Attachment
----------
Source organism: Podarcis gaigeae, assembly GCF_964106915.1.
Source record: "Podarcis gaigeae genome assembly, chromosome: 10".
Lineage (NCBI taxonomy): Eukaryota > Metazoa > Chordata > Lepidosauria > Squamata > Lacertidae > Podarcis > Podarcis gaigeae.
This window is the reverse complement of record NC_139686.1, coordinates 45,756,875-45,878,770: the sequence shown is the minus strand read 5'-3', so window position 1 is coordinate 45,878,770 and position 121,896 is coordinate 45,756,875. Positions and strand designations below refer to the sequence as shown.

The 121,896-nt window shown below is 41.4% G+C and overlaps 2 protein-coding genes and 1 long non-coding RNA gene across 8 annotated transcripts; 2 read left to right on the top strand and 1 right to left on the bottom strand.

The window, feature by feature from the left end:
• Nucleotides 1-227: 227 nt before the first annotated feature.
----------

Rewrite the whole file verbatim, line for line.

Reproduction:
Source organism: Podarcis gaigeae, assembly GCF_964106915.1.
Source record: "Podarcis gaigeae genome assembly, chromosome: 10".
Lineage (NCBI taxonomy): Eukaryota > Metazoa > Chordata > Lepidosauria > Squamata > Lacertidae > Podarcis > Podarcis gaigeae.
This window is the reverse complement of record NC_139686.1, coordinates 45,756,875-45,878,770: the sequence shown is the minus strand read 5'-3', so window position 1 is coordinate 45,878,770 and position 121,896 is coordinate 45,756,875. Positions and strand designations below refer to the sequence as shown.

The 121,896-nt window shown below is 41.4% G+C and overlaps 2 protein-coding genes and 1 long non-coding RNA gene across 8 annotated transcripts; 2 read left to right on the top strand and 1 right to left on the bottom strand.

The window, feature by feature from the left end:
• Nucleotides 1-227: 227 nt before the first annotated feature.